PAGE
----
Spoiler alert: The following post dives into the ending of Happy Death Day. If you haven’t seen the film, and don’t want it spoiled for you, bookmark this post and come back to it later. You have been warned!
Happy Death Day had a jubilant opening weekend at the box office, but things weren’t always happy with the teen-friendly horror/comedy. As it turns out, the film’s original cliffhanger ending was a lot darker, so much so that test audiences were reportedly “furious” when it was over. Let’s explore how Happy Death Day originally ended and how the filmmakers adapted to the situation.
In an interview with CinemaBlend, Happy Death Day director Christopher Landon (above) explained the version that played at test screenings: "In the old version, Tree (played by Jessica Rothe) gets murdered again at the very end of the movie. So you kind of suggest she's going into a time loop again, but there was nothing definitive about it. And we actually shot a version of that, and the audiences were furious. They were so pissed off because they felt betrayed."
"They were like, 'Wait, she did all this hard work, and made all these changes and she's a better person now. And then you kill her again?!' And so because I still wanted the satisfaction of making people think, 'Oh god, it's never going to end,' and so that's how I came up with the ending that's in the movie now.”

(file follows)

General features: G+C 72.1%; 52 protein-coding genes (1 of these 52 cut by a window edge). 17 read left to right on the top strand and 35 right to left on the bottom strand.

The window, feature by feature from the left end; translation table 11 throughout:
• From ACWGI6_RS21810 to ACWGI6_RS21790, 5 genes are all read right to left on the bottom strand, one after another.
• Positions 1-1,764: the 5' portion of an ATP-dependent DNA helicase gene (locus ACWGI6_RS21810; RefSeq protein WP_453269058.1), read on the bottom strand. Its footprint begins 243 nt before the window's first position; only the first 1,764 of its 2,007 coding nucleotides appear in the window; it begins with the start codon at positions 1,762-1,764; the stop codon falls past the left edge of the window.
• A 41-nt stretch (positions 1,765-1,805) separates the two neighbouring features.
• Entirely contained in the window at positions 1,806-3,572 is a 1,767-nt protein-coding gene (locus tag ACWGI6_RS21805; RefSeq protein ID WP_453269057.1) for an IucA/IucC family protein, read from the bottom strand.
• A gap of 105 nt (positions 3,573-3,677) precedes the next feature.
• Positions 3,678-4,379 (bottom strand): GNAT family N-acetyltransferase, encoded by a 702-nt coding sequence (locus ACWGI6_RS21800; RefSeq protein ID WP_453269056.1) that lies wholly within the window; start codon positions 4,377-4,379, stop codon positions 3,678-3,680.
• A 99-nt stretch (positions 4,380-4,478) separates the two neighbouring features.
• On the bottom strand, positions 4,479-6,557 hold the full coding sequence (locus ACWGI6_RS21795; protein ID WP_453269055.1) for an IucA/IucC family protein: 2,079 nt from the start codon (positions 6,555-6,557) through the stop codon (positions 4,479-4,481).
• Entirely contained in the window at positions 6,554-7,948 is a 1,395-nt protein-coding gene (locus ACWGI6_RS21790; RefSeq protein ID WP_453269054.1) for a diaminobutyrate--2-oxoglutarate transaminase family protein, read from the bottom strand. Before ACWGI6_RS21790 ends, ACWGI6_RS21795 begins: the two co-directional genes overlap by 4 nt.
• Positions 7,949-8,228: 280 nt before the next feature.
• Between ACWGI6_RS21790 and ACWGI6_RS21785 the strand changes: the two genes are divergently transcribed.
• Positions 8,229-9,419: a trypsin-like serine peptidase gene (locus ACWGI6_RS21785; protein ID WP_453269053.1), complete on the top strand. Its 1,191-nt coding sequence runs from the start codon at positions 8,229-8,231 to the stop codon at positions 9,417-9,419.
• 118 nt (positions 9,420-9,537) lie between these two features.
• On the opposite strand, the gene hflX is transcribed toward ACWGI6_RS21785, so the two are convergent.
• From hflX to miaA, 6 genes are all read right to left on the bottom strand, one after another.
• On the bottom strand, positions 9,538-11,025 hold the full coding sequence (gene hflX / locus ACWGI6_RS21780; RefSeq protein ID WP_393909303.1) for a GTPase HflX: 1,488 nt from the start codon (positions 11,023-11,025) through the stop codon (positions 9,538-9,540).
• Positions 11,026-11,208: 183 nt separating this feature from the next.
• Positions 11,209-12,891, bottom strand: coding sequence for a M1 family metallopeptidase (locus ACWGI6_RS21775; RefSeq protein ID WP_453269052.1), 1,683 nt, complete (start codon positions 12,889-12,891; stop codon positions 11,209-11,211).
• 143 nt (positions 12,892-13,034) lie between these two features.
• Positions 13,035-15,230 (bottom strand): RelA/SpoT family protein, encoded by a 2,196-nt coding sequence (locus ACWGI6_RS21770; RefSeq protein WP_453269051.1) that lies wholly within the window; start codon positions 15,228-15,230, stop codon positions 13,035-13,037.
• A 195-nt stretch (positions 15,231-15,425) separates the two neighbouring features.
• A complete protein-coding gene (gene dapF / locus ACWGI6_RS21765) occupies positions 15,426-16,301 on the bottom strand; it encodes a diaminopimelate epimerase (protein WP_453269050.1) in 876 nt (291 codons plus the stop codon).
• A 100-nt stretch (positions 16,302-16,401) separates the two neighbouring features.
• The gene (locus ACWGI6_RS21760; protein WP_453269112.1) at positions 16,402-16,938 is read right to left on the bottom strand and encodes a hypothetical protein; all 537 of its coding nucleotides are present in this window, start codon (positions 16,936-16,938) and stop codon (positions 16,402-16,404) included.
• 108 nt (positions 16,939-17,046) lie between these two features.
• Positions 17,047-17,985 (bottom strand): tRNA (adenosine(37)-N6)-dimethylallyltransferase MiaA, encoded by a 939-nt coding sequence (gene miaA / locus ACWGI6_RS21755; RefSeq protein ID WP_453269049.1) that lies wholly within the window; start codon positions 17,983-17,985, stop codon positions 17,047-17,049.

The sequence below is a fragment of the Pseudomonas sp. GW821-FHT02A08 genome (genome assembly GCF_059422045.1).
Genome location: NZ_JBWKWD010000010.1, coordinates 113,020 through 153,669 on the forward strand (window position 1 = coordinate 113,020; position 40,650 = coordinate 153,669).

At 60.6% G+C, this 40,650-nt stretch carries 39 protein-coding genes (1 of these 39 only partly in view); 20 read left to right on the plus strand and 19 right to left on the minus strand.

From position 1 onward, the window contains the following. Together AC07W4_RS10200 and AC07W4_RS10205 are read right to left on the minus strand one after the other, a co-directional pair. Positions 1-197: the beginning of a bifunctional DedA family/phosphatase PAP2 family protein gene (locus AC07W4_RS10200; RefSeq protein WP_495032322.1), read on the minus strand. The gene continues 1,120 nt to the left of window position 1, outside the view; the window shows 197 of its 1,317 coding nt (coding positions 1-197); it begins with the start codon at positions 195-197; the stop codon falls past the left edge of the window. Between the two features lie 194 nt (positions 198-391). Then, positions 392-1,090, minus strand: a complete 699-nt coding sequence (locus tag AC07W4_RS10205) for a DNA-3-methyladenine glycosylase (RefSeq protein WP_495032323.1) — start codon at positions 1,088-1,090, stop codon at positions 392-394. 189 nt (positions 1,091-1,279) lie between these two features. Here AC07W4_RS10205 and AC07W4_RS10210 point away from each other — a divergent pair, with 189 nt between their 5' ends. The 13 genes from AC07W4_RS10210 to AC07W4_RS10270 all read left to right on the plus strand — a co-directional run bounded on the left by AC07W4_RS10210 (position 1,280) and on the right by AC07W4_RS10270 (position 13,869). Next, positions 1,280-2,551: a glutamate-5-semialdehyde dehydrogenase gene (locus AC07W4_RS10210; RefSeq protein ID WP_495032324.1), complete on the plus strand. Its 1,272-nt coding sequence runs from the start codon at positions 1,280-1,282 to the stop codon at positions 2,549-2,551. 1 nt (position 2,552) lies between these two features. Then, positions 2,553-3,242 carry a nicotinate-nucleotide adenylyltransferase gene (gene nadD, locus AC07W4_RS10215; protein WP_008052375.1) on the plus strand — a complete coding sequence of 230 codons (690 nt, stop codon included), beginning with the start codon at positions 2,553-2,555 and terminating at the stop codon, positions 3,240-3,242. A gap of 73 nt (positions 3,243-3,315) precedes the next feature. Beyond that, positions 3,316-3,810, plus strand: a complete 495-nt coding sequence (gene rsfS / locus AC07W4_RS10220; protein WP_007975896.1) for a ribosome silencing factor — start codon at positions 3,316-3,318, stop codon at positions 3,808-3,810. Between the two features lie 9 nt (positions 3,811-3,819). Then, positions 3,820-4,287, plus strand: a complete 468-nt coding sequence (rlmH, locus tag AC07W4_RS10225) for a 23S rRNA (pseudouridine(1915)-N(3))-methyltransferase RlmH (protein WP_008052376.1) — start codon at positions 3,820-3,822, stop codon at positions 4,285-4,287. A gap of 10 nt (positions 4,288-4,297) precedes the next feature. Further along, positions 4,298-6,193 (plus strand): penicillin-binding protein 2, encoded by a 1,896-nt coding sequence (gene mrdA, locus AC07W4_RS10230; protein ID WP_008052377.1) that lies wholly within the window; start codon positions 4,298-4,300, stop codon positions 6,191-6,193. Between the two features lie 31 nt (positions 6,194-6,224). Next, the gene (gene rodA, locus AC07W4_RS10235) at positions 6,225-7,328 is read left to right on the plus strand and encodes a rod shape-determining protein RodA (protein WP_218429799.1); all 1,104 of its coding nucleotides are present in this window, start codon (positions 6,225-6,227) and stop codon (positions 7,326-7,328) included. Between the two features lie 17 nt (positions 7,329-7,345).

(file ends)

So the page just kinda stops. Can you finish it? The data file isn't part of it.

Faced with these undesired reactions, the filmmakers decided to give audiences the happy ending they felt Tree deserved. But not without one more twist! In the theatrical cut Tree believes she has broken the cycle by stopping the killer only to wake up on her birthday yet again.
That’s when Tree deduces that her roommate Lori (Ruby Modine) is the murderous mastermind behind it all and the poisonous cupcake was "Plan A" all along! Landon also revealed that In the script Tree’s professor/lover Gregory (played by Charles Aitken) was teaming up with Lori, but that too was excised from the final cut.
Happy Death Day is certainly not alone when it comes to changing the plot’s resolution. The horror genre is (in)famous for alternate endings. Earlier this year we saw the original (and depressing) final scene for Get Out in the form of a Blu-ray extra. Another one that comes immediately to mind is The Descent, which had its original ending cut for the American theatrical release. (For the record, the original “Unrated” version is my go-to choice and I wouldn’t have it any other way.) Maybe we’ll get to see Happy Death Day’s original outcome as part of its home video release.